• Rachel Sporn #14 and Karen Smith #14 putting their bodies on the line (Tony Lewis/Getty Images) (Getty Images)Source: Getty Images
On and off the court, the early icons of Australian women's basketball influenced and shaped a generation of young girls
By
Alex Vaughn

Source:
Zela
26 Feb 2016 - 3:30 PM  UPDATED 27 Feb 2016 - 1:21 PM

Earlier this month it was announced that Carrie Graf, an icon of Australian women’s basketball, was retiring from her role as coach of the Canberra Capitals at the end of the current season.

The news felt very much like the end of an era in a sport I grew to love as a kid.

It got me thinking about the early days of Graf’s coaching career, my love of the Sydney Flames, and how being exposed to women’s basketball showed me that there was more than one way to be a girl.

I’ve always been a huge fan of women’s sport, and some of my friends have been quick to point out that I claim anything currently being televised to be my absolute favourite…until the next one comes up.

As a kid, my Saturday afternoons were spent watching WNBL matches on the ABC, and enjoying that the game had a completely different pace and feel to the men’s matches my parents would often take us to see on a Friday night.

Graf began her coaching career with the Flames in 1993, the same year the sport began being televised.

Immediately, I fell in love with her attitude and her suits, and enjoyed watching her coach as much as I enjoyed watching the games.

With mathematical and scientific precision, I chose which team I supported based entirely on the colour of their uniforms. Two exceptional players who donned the navy and orange back then were Robyn Maher and Shelley Gorman (Sandie), players at different points in their careers who were both forces to be reckoned with.

 

I found myself drawn to them every game, and when they were joined by Michele Timms, after her time with the Breakers, I enjoyed watching her power like a terroir through the opposition’s defence.

I loved that it wasn’t ladylike. These women had shit to do.

They moved with the ball, pounding it against the court as they went, and they didn’t pause one hundred times to hot potato that thing up the court like I did in my netball skirt on Saturday mornings.

That was a sport I played because it was compulsory for all the girls in my year, much like all of the other expectations about being a girl and, just like netball, none of those rules ever seemed to sit well with me either.

Watching women like Maher, Gorman, and Timms succeed in a male dominated sport, one which didn’t involve skirts (although those bodysuits were something else), was thrilling. It was an interest I didn’t have to justify when so many others at school enjoyed basketball too.

As a gay kid who was acutely aware that I didn’t fit the mould, I found myself craving, and then clinging to, any images of women which existed outside the rigid gender roles enforced by my strict Catholic upbringing. Even seemingly insignificant details, for every player with a ponytail there was another with a short haircut, added up one by one and helped give me the confidence to start looking at myself differently.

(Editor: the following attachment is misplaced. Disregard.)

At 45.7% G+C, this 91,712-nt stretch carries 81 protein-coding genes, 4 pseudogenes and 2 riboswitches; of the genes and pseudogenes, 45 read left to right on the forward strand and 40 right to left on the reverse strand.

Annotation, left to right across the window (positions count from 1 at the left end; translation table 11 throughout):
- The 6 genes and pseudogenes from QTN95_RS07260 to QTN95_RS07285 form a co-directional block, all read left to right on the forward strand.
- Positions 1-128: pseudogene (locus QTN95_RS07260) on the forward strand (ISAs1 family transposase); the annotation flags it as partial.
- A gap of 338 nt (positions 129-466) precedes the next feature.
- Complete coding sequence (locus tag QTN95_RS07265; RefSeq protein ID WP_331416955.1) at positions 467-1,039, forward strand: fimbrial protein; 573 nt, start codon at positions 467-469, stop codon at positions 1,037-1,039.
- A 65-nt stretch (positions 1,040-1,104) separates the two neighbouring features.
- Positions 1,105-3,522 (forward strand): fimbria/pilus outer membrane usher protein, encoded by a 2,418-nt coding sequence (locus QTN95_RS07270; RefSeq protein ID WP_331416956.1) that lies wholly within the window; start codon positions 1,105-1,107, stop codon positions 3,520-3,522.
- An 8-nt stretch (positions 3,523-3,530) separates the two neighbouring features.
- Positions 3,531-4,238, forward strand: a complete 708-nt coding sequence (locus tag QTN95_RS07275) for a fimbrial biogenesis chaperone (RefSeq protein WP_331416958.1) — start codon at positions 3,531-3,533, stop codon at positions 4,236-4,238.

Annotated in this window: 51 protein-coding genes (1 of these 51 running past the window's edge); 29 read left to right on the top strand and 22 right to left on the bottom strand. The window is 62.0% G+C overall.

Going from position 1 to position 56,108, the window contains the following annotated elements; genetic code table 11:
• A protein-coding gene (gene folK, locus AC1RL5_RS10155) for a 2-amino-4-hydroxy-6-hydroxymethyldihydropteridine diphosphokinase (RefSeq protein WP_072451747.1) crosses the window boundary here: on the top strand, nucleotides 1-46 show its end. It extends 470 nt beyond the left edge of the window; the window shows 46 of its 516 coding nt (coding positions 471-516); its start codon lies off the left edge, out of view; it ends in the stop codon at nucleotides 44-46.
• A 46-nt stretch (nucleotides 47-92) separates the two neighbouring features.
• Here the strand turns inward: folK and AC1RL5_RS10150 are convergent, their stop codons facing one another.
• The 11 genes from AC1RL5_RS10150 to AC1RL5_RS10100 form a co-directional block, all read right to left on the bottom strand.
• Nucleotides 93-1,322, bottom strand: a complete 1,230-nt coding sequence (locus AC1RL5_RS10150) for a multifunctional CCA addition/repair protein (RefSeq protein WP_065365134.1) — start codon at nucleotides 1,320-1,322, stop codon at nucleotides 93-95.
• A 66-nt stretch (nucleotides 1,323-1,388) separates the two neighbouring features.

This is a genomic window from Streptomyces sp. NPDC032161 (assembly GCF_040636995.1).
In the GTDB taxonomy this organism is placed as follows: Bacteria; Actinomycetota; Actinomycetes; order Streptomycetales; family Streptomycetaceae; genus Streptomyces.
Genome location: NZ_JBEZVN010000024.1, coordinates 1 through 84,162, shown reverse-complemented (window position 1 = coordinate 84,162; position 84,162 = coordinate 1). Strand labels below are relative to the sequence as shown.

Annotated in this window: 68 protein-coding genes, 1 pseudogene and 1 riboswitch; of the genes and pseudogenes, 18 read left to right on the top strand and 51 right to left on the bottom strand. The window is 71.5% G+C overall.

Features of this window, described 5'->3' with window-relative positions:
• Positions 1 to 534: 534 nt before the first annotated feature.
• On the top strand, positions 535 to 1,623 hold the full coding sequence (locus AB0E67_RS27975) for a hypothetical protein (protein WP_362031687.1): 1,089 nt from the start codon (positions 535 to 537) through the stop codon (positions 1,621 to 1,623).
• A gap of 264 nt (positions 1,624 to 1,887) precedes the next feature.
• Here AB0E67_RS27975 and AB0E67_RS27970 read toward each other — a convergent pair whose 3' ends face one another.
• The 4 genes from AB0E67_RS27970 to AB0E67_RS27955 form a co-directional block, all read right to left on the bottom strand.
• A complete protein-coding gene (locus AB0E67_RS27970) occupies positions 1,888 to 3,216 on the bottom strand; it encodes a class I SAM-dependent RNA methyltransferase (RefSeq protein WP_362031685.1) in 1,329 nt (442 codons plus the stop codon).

I’d always felt being a tomboy made me less of a girl somehow, as though my need to get out and play sport with the boys at recess and lunchtimes meant that I was wired wrong.

In netball, every time I bumped into someone or stepped too close a whistle blew. In basketball, every time someone stood too close to Timms they risked being knocked to the ground.

The first time I went to a Flames game I was in awe. Timms and a couple of the other Opals were right in front of me, and I watched them rather than keeping up with the game. My disappointment at Timms not making eye contact with me as she walked past the stands was quickly overshadowed by the choreography of the play.

 

"If netball was ballet, basketball was break dancing."

It felt faster and grittier, and suddenly the pounding of the ball and the squeaking of shoes on the hardwood court weren’t just background noise, they were a part of the game, and like watching a live band I could feel the sound through the soles of my feet as it reverberated through the stadium.

In the US, the WNBA have recently released a 30 second video with current players talking about their admiration for the very first women who played for their league in its inception 20 years ago.

While I wasn’t necessarily looking up to these women, or their Australia counterparts, as a future player, the video is a reminder that young girls need strong role models in different fields to show them that there are so many ways to be a girl, and that each and every one of those is valid.

With this being an Olympic year, it will be awesome to see the Opals and Team USA pitted against each other again. We’ve had so many close encounters, and it would be amazing if this was the year the Opals could come out on top.

I know that while I’m watching the matches I will still be thinking back to the 1996 games in Atlanta in which Carrie Graf was an assistant coach.

So many of the incredible players I loved to watch are long gone now, but I’ll still be reminiscing about the huge impact each one of them had on me and on my sense of who I was in a world which was a little narrower than the one we live in now.

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